Bethel's sales tax on alcohol could see an increase and six candidates have secured seats on Bethel's City Council, according to unofficial election results released Tuesday on the city's website. Mitchell Forbes, Raymond “Thor” Williams, Naim Shabani, Mark Springer, Leif Albertson, and Richard Robb received the most number of votes, with 20 percent of Bethel's eligible voters casting ballots.
KYUK was at the Cultural Center precinct on Tuesday to take the pulse of Bethel voters.
Those who made their way to the polls were motivated.
“I’m a lifetime resident of Bethel,” said Alaska State Senator Lyman Hoffman, “and I am exercising my civic duty today, and encourage everyone to do so to make sure that the concerns of the community are met.”
And exercise their civic duty they did.
Former Bethel school librarian Dianne Graham said that she’s concerned about education and schools, and voted to increase the tax on alcohol from 12 to 15 percent.
“Because I wish they didn’t have it at all,” said Graham.
Military veteran Demetri Lestinhoff said that he hopes City Council will focus more on public safety in the coming term.
“I’ve noticed an increasing of inebriates around the town, and it’d be great if something could be done about that. I’ve seen a large increase over the past, not just since the liquor store opened, but over the past four or five years,” said Lestinhoff.
And former Bethel Mayor Agnes Phillips said that she’d hoped there would’ve been more than one Alaska Native running for City Council.
“I was born and raised in Bethel, and on the City Council from 1995 to 2000," said Phillips. "I served as the mayor from 1997 to 1999. I believe we need more Native representatives on Council."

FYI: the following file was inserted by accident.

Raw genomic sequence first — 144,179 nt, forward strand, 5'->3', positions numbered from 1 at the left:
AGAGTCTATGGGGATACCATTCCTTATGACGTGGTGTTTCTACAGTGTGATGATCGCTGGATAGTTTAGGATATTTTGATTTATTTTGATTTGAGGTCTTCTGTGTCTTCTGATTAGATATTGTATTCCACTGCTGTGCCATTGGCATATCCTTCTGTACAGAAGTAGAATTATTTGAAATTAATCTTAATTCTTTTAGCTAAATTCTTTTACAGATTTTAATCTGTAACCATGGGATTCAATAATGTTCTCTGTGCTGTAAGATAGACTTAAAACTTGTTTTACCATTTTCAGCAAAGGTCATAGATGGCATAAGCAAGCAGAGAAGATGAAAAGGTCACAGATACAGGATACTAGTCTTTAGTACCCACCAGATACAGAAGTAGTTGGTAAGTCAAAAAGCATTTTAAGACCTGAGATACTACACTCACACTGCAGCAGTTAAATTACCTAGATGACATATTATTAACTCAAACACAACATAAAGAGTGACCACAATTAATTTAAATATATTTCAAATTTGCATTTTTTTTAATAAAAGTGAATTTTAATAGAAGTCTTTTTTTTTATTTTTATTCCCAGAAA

Among those turning out to vote Tuesday was Bethel’s own Ninja Warrior, Nate DeHaan.
“I wanted to make sure to vote today to get my vote in on the alcohol sales tax issue,” says DeHaan. “I voted to increase the sales tax to 15 percent. I’m okay with alcohol sales here, but I want to make sure that we’re able to generate the income needed to address any potential issues that arise from having alcohol sales here.”
Also voting Tuesday, clad in a purple qaspeq for domestic violence awareness month, was Tundra Women’s Coalition Executive Director Eileen Arnold. Arnold says that the alcohol issue reaches to the heart of the community’s safety.
“People experiencing domestic violence, children in unsafe homes, sexual assault, which our numbers show are one the rise - reported assaults anyway. So one of the things I voted about was to raise the tax on alcohol,” says Arnold.
Unofficial results show that many people supported the sales tax increase, with 372 voting yes and 257 voting no. Arnold says that nonprofit agencies would benefit from the revenue generated by the increase.
“I think the nonprofits are really able to be creative about ways to engage the community, and creative ways to come together and help each other, so I hope that passes,” said Arnold.
Election results are still unofficial and are awaiting certification by the city.